Microsoft Releases BizTalk Server 2010 to Manufacturers
- By Kurt Mackie
- September 23, 2010
Microsoft today released BizTalk Server 2010 to its hardware manufacturing partners, which means that products will ship to customers soon.
Those products likely will be on the market starting Oct. 1, 2010, according to Microsoft's announcement. BizTalk Server 2010 carries the "2010" brand common to many Microsoft server products released this year. It has been updated to support "Windows Server 2008 R2, SQL Server 2008 R2, .NET Framework 4 and Visual Studio 2010," Microsoft's announcement explains.
However, the product actually is a renamed version of "BizTalk Server 2009 R2," which was never released as a commercial product. Microsoft announced the renaming to reflect 2010 branding back in March.
BizTalk Server 2010 is Microsoft's "flagship integration product" for business systems, allowing organizations "to maximize the value of existing Line of Business (LOB) systems by integrating and automating their business processes, and putting real-time, end-to-end enterprise integration within reach of every customer," according to the announcement.
The product falls into the enterprise service bus category, a form of middleware used to help enable service-oriented architectures (SOAs) in heterogeneous computing environments. In theory, with SOA systems, business processes can be service enabled and delivered to end users as applications, regardless of the underlying software technologies used and the potential incompatibility of those technologies.
While that's a goal of SOA, Microsoft emphasized the integration of BizTalk Server 2010 with other Microsoft server products. The company's announcement particularly called out the product's integration with SharePoint Server 2010, System Center and Windows Server AppFabric.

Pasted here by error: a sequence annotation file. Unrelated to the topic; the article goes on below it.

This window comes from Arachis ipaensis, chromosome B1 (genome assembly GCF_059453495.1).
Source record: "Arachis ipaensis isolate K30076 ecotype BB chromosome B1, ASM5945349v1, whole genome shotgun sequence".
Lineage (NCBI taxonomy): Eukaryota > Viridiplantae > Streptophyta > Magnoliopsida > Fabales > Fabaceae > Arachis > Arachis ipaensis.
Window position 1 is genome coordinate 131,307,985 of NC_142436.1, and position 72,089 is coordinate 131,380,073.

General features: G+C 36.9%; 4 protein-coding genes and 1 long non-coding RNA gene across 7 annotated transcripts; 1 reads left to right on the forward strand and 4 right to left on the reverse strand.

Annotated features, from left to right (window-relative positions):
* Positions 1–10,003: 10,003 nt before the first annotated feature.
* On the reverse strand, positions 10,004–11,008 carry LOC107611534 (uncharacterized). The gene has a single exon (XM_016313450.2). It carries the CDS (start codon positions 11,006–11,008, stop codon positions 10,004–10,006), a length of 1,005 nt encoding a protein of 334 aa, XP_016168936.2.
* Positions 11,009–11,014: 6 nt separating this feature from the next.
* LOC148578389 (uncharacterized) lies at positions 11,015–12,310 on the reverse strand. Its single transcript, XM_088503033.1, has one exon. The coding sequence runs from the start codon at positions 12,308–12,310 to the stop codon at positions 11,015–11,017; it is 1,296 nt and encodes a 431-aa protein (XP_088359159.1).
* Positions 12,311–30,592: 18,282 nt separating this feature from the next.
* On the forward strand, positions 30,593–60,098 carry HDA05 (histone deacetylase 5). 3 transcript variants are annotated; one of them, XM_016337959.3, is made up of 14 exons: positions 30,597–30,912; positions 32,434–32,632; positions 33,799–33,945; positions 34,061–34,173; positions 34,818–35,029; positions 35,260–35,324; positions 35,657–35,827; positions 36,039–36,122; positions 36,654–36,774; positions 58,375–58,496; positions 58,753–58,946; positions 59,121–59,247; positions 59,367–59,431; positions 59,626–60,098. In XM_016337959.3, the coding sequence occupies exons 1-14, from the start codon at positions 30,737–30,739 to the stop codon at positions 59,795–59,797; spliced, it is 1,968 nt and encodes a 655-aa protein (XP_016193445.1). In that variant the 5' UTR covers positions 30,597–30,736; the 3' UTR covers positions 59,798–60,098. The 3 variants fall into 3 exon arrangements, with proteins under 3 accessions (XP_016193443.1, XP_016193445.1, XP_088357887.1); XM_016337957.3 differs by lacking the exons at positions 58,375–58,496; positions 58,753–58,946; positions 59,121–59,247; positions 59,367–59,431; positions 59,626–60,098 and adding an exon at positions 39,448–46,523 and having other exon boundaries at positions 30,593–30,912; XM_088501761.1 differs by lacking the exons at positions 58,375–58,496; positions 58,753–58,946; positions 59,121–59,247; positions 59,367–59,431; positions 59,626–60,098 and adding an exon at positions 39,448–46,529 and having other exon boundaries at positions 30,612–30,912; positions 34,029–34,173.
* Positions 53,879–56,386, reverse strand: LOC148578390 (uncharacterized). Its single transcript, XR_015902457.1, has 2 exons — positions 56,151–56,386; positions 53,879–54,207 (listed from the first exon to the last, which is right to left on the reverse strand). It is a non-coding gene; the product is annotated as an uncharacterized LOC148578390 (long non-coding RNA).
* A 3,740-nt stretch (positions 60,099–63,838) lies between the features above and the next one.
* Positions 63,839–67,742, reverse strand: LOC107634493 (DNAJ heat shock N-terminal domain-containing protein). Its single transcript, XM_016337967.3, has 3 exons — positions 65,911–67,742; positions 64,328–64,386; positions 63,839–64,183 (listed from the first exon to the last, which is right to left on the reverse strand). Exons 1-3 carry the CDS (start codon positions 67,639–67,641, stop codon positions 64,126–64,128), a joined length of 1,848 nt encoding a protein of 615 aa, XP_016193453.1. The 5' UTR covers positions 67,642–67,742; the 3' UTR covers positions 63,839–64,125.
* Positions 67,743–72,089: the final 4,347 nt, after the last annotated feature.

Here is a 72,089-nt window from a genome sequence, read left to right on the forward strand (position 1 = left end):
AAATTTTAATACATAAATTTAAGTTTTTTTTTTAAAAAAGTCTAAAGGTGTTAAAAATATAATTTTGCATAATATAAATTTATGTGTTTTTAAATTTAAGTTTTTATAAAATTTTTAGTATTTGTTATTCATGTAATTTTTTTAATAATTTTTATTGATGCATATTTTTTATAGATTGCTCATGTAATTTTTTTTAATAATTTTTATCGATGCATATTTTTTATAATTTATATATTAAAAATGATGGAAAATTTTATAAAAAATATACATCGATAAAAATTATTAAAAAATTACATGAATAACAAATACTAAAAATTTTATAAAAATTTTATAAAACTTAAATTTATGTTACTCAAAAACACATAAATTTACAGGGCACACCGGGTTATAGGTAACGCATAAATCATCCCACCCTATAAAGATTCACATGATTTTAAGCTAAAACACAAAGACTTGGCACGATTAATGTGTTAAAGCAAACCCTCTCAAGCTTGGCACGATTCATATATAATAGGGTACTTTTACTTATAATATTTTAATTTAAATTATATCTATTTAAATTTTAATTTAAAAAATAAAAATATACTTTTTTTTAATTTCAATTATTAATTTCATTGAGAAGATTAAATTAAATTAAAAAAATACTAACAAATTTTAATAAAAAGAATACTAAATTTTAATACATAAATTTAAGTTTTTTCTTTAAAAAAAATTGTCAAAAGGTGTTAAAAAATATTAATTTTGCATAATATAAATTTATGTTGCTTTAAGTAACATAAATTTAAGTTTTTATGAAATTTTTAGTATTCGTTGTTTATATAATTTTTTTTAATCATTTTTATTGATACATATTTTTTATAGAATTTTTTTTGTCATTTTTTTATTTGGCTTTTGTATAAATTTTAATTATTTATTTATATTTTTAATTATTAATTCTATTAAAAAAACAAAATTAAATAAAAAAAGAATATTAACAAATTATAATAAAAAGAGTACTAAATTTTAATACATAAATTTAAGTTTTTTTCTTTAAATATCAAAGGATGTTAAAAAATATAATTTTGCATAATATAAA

Windows Server AppFabric makes it easier for developers to integrate services into so-called "composite applications," or applications that may pull a number of Web services together for the end user. Microsoft describes Windows Server AppFabric, which was released in June for Windows Server 2008 and Windows Server 2008 R2, as a collection of workflow and caching technologies that support .NET applications.
Microsoft explained in another blog post that Windows Server AppFabric will make it easier for .NET developers to connect line-of-business systems via a new mapping application in BizTalk.
Rob Sanfilippo, research vice president at Directions on Microsoft, explained that Microsoft has a number of similarly named "AppFabric" technologies. For instance, Windows Azure AppFabric is part of Microsoft's cloud computing platform, while Windows Server AppFabric is a free extension to Windows Server 2008 (and R2).
"Windows Server AppFabric is a free set of extensions to Windows Server (2008 and later) that includes AppFabric Hosting Services, which provides infrastructure and tools to simplify deploying and managing applications based on the Windows Communication Foundation (WCF) messaging and Windows Workflow Foundation (WF) workflow platforms," Sanfilippo explained by e-mail.